Second Monitor Well Installed Near Jacob’s Well

A second groundwater monitor well (pictured below) was recently installed near Jacob’s Well to better understand flow in the Trinity Aquifer and how drought and pumping can affect flow from Jacob’s Well. The well is completed into the Cow Creek Limestone, which is the main aquifer unit in the Wimberley area. The Cow Creek Limestone makes up a portion of the Trinity Aquifer and supplies groundwater to numerous houses, ranches and business.

The well was drilled to a depth of 280 feet below ground surface. The well be used for measurement of water levels that will provide a good indication of the status of the aquifer. During drought, water levels will decrease in the well.

Following rainy periods, water levels will rise. Over a period of time of water-level measurements, we will be able to determine the health of the aquifer and the springs by comparing these changes in water levels. We are concerned about the amount of water in the aquifer due to increased demand for groundwater due to population growth and the inevitable droughts.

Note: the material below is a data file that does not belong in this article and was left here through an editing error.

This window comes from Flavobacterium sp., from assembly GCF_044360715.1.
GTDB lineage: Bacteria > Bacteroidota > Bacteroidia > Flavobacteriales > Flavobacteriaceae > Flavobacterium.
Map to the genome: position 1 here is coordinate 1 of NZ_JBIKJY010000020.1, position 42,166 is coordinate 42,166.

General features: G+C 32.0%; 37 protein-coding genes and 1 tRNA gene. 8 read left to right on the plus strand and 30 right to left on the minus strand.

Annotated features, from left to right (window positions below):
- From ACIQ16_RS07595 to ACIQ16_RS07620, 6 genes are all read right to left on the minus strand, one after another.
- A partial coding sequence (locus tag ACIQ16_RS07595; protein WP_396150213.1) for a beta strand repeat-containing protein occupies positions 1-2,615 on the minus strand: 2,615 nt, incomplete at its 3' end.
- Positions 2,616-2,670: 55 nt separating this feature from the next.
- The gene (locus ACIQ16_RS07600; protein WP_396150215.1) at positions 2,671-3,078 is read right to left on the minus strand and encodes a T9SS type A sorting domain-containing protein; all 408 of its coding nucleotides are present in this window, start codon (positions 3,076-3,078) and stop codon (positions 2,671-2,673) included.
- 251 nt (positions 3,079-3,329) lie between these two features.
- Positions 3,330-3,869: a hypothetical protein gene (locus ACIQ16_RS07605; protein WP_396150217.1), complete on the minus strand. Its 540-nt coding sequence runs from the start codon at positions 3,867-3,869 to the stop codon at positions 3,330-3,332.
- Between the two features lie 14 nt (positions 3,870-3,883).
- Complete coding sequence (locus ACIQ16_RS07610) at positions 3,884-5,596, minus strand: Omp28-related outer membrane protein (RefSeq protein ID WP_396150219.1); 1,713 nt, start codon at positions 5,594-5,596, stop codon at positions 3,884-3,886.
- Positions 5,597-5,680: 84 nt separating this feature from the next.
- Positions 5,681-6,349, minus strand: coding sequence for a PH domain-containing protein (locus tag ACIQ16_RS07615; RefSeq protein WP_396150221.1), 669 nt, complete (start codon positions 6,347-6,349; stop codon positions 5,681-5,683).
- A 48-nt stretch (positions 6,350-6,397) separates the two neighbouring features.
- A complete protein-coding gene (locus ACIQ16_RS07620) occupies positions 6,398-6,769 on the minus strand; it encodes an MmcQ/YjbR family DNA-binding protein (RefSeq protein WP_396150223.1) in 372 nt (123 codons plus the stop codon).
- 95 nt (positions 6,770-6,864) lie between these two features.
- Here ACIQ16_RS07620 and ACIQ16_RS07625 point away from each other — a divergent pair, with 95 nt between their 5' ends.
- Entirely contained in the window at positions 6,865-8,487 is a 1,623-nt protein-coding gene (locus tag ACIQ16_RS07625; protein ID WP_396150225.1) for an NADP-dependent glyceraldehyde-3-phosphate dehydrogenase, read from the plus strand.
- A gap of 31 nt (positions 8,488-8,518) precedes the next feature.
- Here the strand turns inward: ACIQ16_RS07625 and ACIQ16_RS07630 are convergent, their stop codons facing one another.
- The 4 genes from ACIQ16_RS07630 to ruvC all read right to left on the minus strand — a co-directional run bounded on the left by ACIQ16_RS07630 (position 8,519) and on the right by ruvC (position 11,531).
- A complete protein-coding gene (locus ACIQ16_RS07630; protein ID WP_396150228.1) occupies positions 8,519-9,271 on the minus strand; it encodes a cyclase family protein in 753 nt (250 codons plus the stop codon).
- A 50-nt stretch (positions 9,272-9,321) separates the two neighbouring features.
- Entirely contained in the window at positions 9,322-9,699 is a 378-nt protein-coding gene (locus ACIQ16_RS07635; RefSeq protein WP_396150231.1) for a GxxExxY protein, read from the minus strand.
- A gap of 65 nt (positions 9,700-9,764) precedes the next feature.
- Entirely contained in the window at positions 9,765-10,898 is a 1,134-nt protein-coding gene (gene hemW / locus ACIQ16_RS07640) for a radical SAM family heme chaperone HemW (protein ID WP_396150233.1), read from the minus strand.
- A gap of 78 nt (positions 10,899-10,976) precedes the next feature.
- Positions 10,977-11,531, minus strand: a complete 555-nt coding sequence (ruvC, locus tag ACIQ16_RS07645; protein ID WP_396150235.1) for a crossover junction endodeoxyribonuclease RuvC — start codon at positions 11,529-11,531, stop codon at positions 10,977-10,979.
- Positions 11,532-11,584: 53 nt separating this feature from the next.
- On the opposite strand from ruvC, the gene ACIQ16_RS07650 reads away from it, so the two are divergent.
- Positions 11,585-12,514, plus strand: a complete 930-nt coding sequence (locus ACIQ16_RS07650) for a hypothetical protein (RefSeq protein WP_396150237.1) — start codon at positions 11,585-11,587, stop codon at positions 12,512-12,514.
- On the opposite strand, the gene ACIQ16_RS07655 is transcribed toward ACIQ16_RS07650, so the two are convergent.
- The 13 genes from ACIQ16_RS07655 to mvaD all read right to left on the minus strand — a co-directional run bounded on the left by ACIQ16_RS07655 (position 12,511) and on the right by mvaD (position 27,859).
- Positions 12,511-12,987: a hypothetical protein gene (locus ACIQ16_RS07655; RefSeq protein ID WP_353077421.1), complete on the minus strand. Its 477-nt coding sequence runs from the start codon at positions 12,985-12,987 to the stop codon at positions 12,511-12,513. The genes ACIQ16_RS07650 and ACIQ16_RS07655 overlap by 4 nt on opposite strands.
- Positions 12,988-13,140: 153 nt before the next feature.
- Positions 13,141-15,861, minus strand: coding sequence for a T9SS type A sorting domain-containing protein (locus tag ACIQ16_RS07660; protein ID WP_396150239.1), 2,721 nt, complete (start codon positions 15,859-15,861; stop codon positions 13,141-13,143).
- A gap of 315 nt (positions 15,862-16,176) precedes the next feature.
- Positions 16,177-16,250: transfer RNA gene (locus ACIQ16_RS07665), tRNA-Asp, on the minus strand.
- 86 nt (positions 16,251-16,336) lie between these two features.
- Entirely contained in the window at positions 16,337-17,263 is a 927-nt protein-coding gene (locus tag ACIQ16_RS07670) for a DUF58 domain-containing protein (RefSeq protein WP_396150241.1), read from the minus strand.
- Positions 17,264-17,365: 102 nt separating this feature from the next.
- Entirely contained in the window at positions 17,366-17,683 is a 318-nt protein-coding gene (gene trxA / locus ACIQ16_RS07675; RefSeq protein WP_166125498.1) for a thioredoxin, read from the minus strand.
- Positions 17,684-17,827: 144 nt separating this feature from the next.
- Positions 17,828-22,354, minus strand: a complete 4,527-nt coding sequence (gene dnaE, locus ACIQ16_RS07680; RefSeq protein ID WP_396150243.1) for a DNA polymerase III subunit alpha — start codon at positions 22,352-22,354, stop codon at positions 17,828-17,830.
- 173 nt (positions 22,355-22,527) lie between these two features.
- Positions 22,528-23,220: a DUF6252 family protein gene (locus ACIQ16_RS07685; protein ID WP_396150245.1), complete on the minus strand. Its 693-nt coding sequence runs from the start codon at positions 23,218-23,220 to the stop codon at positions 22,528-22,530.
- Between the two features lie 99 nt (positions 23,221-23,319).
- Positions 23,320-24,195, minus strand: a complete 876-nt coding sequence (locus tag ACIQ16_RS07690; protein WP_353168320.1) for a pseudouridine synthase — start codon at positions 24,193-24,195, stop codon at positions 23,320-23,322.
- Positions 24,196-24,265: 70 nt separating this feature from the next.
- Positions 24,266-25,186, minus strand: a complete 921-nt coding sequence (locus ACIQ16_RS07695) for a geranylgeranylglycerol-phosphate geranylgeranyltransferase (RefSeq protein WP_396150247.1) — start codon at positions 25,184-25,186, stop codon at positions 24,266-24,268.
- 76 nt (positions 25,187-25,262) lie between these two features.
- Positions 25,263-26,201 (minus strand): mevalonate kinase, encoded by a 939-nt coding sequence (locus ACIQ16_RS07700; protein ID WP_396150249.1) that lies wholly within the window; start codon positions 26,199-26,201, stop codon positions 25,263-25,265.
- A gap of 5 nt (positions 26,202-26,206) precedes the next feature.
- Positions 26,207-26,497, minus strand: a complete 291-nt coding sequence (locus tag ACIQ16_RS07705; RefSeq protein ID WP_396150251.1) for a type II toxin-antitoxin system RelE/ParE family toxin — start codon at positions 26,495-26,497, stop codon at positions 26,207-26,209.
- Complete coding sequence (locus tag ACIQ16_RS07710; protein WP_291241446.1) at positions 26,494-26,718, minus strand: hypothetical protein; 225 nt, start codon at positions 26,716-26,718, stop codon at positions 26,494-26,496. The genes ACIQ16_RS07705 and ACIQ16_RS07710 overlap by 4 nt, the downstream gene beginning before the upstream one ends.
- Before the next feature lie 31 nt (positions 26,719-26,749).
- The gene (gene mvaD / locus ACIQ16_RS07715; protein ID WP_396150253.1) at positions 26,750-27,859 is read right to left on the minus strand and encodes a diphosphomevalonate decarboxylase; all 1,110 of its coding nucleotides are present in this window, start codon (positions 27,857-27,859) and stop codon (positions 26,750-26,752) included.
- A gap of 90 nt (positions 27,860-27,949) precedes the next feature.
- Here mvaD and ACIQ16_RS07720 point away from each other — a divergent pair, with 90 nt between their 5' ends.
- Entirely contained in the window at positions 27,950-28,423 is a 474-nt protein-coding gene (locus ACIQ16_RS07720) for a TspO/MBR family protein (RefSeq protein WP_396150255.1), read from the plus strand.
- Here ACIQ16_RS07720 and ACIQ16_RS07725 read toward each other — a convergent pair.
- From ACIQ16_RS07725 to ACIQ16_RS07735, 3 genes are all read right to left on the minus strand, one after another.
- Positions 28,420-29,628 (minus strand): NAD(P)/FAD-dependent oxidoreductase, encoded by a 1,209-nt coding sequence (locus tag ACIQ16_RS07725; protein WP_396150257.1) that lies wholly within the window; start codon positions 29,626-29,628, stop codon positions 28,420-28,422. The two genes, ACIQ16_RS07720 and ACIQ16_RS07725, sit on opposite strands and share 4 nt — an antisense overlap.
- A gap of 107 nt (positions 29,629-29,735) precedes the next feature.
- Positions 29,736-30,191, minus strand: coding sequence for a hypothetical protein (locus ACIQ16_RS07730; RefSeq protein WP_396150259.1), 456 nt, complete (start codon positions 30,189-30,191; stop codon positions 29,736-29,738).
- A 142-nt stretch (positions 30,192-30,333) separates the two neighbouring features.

In March, the District completed the installation of a multiport monitor well in Hays County, also in the Jacob’s Well area. Data from this well help us monitor the Middle and Lower Trinity Aquifers.

Funding for the project came from Hays County, Hays Trinity Groundwater Conservation District, and BSEACD. We were given access to the property for the multiport well by Wimberley Valley Watershed Association. As mentioned above, Hays County also gave us access to a site in Jacob’s Well Natural Area for installation of a second monitor well.

We have six other multiport monitoring wells throughout the District that provide us with an abundance of information on what’s happening with the Edwards and Trinity Aquifers. Components for these multiport wells are provided by Westbay Instruments of Vancouver, Canada.

The Edwards and Trinity Aquifers are significant sources of water for industrial and agricultural use, for ecological resources, and are the sole sources of water for many people in Central Texas. That is why it is important for the District to monitor and understand the hydraulic relationship between the two aquifers.